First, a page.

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Brianne Pragg
Pennsylvania State University
3Publications
1H-index
12Citations
Publications 3
Newest
Published on Jan 5, 2019in Sex Roles2.28
Chris Knoester10
Estimated H-index: 10
(OSU: Ohio State University),
Richard J. Petts11
Estimated H-index: 11
(BSU: Ball State University),
Brianne Pragg1
Estimated H-index: 1
(PSU: Pennsylvania State University)
In the present study, we examine the associations between the amount of time that U.S. employed fathers took off from work after the birth of a child (i.e., paternity leave-taking) and trajectories of how frequently fathers engage with their children and take responsibility for them. To do so, we analyze longitudinal data on 2109 fathers from the Fragile Families and Child Wellbeing Study, a data set that contains information from disproportionately socioeconomically disadvantaged families from ...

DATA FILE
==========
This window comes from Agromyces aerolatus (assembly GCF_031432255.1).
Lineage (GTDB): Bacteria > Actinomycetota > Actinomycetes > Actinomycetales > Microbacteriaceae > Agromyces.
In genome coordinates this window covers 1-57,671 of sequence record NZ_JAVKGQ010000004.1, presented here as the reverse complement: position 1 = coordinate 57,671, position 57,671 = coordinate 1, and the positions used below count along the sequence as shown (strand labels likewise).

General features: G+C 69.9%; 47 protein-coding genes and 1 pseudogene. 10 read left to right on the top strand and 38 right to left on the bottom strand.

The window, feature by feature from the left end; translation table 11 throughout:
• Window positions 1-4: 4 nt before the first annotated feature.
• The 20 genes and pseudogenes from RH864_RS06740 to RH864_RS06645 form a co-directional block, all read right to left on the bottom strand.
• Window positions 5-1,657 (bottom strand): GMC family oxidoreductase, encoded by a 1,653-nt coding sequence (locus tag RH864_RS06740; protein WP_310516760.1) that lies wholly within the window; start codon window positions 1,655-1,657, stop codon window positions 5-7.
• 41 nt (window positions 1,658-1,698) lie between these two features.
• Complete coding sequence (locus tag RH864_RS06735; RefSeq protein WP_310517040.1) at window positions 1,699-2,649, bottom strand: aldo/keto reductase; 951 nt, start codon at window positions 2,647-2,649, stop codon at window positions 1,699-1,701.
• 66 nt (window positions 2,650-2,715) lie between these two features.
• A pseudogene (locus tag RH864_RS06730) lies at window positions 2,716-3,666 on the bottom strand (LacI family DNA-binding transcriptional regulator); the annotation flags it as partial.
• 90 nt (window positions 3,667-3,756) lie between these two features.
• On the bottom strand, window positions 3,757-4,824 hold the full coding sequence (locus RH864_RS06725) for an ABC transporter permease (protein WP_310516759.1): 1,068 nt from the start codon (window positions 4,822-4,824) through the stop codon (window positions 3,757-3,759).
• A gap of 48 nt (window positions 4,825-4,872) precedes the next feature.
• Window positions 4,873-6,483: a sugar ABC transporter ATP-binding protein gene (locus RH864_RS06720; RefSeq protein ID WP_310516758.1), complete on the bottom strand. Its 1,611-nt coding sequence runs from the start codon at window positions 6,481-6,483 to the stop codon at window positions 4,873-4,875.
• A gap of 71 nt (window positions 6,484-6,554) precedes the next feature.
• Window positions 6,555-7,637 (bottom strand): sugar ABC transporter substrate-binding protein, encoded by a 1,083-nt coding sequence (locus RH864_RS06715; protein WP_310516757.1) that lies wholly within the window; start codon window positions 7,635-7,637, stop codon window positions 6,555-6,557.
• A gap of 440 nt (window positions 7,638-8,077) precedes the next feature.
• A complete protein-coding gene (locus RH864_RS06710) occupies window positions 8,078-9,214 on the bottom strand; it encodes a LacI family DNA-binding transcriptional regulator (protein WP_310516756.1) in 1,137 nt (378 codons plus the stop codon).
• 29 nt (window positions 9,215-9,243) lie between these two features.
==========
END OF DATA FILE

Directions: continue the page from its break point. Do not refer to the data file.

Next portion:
Published on Nov 7, 2017in Journal of Family Issues1.61
Valarie King25
Estimated H-index: 25
(PSU: Pennsylvania State University),
Lisa M. Boyd3
Estimated H-index: 3
(Yale University),
Brianne Pragg1
Estimated H-index: 1
(PSU: Pennsylvania State University)
Adolescents in stepfamilies and single-parent families tend to report lower levels of well-being than adolescents who live with two biological parents. Using data from Add Health (n = 16,684), the present study builds on this literature by examining family-level predictors of adolescent depressive symptoms, delinquency, failing a class, heavy alcohol use, tobacco use, and marijuana use. We focus on feelings of family belonging as a predictor of adolescent well-being and find that this measure is...
Published on Jun 1, 2017in Journal of Family Issues1.61
Brianne Pragg1
Estimated H-index: 1
(PSU: Pennsylvania State University),
Chris Knoester10
Estimated H-index: 10
(OSU: Ohio State University)
The United States lags behind other industrialized countries in its lack of inclusive parental leave policy after the birth or adoption of a child. Using data from the Fragile Families and Child Wellbeing Study (N = 2,233), this study examines the patterns and predictors of fathers’ parental leave use, as well as its association with father–child engagement. Our findings indicate that the vast majority of employed fathers take parental leave, but they rarely take more than one week of leave. Fat...
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